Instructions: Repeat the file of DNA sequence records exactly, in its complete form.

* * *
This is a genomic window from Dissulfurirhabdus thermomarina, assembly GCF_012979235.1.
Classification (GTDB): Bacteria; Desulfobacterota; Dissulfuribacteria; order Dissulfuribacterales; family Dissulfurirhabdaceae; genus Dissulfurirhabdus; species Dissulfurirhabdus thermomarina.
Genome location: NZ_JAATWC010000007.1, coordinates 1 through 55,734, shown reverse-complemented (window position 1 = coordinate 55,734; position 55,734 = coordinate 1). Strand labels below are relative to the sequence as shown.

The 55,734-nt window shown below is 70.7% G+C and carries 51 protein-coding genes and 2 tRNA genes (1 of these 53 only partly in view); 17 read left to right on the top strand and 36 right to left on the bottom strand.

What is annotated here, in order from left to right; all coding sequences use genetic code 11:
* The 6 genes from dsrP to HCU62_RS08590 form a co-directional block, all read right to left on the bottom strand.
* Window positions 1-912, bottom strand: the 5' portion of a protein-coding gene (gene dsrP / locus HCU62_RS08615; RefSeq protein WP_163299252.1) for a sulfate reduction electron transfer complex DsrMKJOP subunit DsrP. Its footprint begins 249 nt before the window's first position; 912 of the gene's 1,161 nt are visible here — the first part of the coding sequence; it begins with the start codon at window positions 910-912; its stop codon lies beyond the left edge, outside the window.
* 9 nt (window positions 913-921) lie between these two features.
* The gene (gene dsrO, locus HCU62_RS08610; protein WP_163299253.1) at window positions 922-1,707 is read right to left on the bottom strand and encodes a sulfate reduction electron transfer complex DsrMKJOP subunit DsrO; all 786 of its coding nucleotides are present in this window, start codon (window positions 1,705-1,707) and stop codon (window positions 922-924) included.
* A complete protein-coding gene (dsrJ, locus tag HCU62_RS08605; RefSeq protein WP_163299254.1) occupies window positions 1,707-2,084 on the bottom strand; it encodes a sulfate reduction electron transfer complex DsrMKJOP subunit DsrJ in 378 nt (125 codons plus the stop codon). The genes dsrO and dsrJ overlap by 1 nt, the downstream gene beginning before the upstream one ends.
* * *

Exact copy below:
This is a genomic window from Dissulfurirhabdus thermomarina, assembly GCF_012979235.1.
Classification (GTDB): Bacteria; Desulfobacterota; Dissulfuribacteria; order Dissulfuribacterales; family Dissulfurirhabdaceae; genus Dissulfurirhabdus; species Dissulfurirhabdus thermomarina.
Genome location: NZ_JAATWC010000007.1, coordinates 1 through 55,734, shown reverse-complemented (window position 1 = coordinate 55,734; position 55,734 = coordinate 1). Strand labels below are relative to the sequence as shown.

The 55,734-nt window shown below is 70.7% G+C and carries 51 protein-coding genes and 2 tRNA genes (1 of these 53 only partly in view); 17 read left to right on the top strand and 36 right to left on the bottom strand.

What is annotated here, in order from left to right; all coding sequences use genetic code 11:
* The 6 genes from dsrP to HCU62_RS08590 form a co-directional block, all read right to left on the bottom strand.
* Window positions 1-912, bottom strand: the 5' portion of a protein-coding gene (gene dsrP / locus HCU62_RS08615; RefSeq protein WP_163299252.1) for a sulfate reduction electron transfer complex DsrMKJOP subunit DsrP. Its footprint begins 249 nt before the window's first position; 912 of the gene's 1,161 nt are visible here — the first part of the coding sequence; it begins with the start codon at window positions 910-912; its stop codon lies beyond the left edge, outside the window.
* 9 nt (window positions 913-921) lie between these two features.
* The gene (gene dsrO, locus HCU62_RS08610; protein WP_163299253.1) at window positions 922-1,707 is read right to left on the bottom strand and encodes a sulfate reduction electron transfer complex DsrMKJOP subunit DsrO; all 786 of its coding nucleotides are present in this window, start codon (window positions 1,705-1,707) and stop codon (window positions 922-924) included.
* A complete protein-coding gene (dsrJ, locus tag HCU62_RS08605; RefSeq protein WP_163299254.1) occupies window positions 1,707-2,084 on the bottom strand; it encodes a sulfate reduction electron transfer complex DsrMKJOP subunit DsrJ in 378 nt (125 codons plus the stop codon). The genes dsrO and dsrJ overlap by 1 nt, the downstream gene beginning before the upstream one ends.